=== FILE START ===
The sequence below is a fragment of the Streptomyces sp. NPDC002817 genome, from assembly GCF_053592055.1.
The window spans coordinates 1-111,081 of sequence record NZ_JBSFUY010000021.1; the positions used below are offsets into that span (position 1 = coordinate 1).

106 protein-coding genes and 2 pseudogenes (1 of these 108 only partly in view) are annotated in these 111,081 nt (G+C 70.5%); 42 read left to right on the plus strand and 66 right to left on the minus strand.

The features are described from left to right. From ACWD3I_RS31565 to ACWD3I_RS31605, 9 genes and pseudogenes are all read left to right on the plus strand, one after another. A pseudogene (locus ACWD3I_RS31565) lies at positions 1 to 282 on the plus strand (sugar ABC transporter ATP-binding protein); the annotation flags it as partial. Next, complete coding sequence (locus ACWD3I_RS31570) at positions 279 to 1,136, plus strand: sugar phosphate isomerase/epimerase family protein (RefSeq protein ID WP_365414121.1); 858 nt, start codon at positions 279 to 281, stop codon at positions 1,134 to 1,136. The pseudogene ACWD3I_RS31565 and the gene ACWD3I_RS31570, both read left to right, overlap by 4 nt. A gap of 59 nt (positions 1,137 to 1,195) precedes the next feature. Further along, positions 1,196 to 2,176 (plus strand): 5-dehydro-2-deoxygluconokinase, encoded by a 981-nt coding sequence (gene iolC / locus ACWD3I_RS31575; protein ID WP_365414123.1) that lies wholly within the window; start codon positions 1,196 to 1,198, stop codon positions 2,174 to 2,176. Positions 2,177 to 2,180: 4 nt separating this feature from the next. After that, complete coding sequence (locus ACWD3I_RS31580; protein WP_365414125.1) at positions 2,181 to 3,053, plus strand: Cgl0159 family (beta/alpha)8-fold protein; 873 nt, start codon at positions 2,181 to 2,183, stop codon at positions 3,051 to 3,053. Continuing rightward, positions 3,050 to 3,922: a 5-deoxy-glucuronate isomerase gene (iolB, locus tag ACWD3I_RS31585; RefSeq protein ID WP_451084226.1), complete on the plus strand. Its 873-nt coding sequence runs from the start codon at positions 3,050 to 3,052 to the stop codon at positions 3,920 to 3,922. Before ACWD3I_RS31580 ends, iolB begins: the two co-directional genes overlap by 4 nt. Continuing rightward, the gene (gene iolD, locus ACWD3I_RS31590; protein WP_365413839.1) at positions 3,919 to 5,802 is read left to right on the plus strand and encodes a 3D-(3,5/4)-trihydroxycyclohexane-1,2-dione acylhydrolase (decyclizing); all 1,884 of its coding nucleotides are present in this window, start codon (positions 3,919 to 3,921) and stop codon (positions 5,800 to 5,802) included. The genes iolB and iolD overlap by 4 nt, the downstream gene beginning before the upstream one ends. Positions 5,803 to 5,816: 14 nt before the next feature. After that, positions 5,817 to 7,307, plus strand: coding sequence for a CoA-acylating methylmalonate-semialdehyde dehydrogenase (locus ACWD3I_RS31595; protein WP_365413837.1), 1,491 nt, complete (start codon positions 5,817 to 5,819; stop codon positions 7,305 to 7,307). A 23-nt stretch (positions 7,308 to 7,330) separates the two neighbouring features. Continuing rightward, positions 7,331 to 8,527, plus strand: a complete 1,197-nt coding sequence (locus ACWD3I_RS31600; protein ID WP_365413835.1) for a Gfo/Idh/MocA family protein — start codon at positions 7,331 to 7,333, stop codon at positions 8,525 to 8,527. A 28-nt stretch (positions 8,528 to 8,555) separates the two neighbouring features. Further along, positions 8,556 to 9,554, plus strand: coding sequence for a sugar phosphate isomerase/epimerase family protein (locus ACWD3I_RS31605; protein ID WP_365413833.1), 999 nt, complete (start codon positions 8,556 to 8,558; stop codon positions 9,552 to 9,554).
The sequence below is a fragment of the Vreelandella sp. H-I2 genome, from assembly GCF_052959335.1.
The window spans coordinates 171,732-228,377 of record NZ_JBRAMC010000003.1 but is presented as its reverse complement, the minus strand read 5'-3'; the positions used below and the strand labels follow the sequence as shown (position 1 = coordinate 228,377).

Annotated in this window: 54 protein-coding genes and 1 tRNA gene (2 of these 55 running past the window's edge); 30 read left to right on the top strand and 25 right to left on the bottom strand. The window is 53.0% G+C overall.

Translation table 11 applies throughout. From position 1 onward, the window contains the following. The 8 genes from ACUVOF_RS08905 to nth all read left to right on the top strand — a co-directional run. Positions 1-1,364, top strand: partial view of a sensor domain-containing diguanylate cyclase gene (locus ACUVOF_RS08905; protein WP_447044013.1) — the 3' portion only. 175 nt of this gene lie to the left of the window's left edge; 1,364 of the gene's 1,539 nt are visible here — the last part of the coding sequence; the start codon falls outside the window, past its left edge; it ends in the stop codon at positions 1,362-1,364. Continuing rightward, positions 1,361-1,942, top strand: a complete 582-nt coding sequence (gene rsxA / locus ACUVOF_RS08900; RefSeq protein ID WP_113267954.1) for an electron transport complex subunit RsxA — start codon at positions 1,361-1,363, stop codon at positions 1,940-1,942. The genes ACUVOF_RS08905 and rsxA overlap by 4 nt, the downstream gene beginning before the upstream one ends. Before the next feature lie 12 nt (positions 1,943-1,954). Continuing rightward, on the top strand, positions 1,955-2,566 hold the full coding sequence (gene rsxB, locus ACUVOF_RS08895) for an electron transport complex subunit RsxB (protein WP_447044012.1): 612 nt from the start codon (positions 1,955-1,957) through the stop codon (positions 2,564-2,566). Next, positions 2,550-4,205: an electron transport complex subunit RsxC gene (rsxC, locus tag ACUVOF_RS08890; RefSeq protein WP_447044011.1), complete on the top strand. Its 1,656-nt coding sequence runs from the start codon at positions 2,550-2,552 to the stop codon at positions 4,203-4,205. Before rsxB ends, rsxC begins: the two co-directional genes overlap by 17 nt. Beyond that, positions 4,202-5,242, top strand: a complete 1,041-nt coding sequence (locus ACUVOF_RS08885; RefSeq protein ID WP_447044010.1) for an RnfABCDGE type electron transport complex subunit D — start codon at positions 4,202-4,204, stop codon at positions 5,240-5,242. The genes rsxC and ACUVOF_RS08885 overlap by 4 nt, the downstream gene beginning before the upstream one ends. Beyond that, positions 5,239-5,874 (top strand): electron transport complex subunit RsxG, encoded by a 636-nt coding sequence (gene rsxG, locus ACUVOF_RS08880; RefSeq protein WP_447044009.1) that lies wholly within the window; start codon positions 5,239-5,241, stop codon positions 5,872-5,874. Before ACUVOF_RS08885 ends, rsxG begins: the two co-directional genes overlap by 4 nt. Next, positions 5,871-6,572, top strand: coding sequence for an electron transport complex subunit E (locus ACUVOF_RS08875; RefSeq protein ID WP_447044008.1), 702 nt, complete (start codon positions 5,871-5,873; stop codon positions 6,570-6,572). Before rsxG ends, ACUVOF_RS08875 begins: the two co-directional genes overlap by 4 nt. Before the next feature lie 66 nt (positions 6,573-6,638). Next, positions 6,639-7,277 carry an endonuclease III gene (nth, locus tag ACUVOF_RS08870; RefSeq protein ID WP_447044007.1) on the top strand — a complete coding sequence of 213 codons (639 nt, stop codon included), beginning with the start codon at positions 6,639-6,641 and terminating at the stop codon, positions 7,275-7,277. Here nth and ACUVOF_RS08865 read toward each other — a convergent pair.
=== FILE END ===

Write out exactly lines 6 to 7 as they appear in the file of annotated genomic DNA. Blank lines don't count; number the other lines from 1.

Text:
The window spans coordinates 171,732-228,377 of record NZ_JBRAMC010000003.1 but is presented as its reverse complement, the minus strand read 5'-3'; the positions used below and the strand labels follow the sequence as shown (position 1 = coordinate 228,377).

Annotated in this window: 54 protein-coding genes and 1 tRNA gene (2 of these 55 running past the window's edge); 30 read left to right on the top strand and 25 right to left on the bottom strand. The window is 53.0% G+C overall.